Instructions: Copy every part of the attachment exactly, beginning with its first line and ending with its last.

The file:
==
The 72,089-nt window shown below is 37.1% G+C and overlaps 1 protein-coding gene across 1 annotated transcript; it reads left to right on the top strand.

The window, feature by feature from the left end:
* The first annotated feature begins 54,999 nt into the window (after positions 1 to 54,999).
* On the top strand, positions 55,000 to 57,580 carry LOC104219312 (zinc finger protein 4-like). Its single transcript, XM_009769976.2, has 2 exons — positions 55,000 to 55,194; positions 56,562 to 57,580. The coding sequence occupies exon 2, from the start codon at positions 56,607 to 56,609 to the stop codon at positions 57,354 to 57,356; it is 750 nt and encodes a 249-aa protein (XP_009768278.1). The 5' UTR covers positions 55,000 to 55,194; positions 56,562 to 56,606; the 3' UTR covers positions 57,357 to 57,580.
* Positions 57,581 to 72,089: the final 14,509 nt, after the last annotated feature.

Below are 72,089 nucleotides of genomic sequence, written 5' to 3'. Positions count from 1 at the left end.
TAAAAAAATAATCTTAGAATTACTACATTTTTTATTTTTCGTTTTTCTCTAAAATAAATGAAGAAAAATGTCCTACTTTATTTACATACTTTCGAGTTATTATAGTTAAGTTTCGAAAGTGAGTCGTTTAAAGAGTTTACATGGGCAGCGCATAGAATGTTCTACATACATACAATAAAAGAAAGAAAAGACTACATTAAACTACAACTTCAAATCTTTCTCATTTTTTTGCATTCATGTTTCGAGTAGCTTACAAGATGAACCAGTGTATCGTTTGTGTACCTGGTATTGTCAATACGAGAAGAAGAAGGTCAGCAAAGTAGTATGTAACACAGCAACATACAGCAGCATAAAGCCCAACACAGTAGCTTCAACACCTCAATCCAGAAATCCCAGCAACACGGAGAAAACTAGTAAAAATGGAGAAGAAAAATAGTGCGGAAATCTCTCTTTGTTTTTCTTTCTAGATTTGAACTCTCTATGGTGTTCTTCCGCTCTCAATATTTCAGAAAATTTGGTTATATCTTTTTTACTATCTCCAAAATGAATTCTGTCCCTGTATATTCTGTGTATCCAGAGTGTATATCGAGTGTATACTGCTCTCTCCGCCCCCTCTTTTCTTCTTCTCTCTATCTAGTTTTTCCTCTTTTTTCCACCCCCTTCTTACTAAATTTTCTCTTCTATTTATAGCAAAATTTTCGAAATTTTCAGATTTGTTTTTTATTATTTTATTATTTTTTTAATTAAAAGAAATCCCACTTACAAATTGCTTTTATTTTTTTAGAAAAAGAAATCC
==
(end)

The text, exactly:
The 72,089-nt window shown below is 37.1% G+C and overlaps 1 protein-coding gene across 1 annotated transcript; it reads left to right on the top strand.

The window, feature by feature from the left end:
* The first annotated feature begins 54,999 nt into the window (after positions 1 to 54,999).
* On the top strand, positions 55,000 to 57,580 carry LOC104219312 (zinc finger protein 4-like). Its single transcript, XM_009769976.2, has 2 exons — positions 55,000 to 55,194; positions 56,562 to 57,580. The coding sequence occupies exon 2, from the start codon at positions 56,607 to 56,609 to the stop codon at positions 57,354 to 57,356; it is 750 nt and encodes a 249-aa protein (XP_009768278.1). The 5' UTR covers positions 55,000 to 55,194; positions 56,562 to 56,606; the 3' UTR covers positions 57,357 to 57,580.
* Positions 57,581 to 72,089: the final 14,509 nt, after the last annotated feature.

Below are 72,089 nucleotides of genomic sequence, written 5' to 3'. Positions count from 1 at the left end.
TAAAAAAATAATCTTAGAATTACTACATTTTTTATTTTTCGTTTTTCTCTAAAATAAATGAAGAAAAATGTCCTACTTTATTTACATACTTTCGAGTTATTATAGTTAAGTTTCGAAAGTGAGTCGTTTAAAGAGTTTACATGGGCAGCGCATAGAATGTTCTACATACATACAATAAAAGAAAGAAAAGACTACATTAAACTACAACTTCAAATCTTTCTCATTTTTTTGCATTCATGTTTCGAGTAGCTTACAAGATGAACCAGTGTATCGTTTGTGTACCTGGTATTGTCAATACGAGAAGAAGAAGGTCAGCAAAGTAGTATGTAACACAGCAACATACAGCAGCATAAAGCCCAACACAGTAGCTTCAACACCTCAATCCAGAAATCCCAGCAACACGGAGAAAACTAGTAAAAATGGAGAAGAAAAATAGTGCGGAAATCTCTCTTTGTTTTTCTTTCTAGATTTGAACTCTCTATGGTGTTCTTCCGCTCTCAATATTTCAGAAAATTTGGTTATATCTTTTTTACTATCTCCAAAATGAATTCTGTCCCTGTATATTCTGTGTATCCAGAGTGTATATCGAGTGTATACTGCTCTCTCCGCCCCCTCTTTTCTTCTTCTCTCTATCTAGTTTTTCCTCTTTTTTCCACCCCCTTCTTACTAAATTTTCTCTTCTATTTATAGCAAAATTTTCGAAATTTTCAGATTTGTTTTTTATTATTTTATTATTTTTTTAATTAAAAGAAATCCCACTTACAAATTGCTTTTATTTTTTTAGAAAAAGAAATCC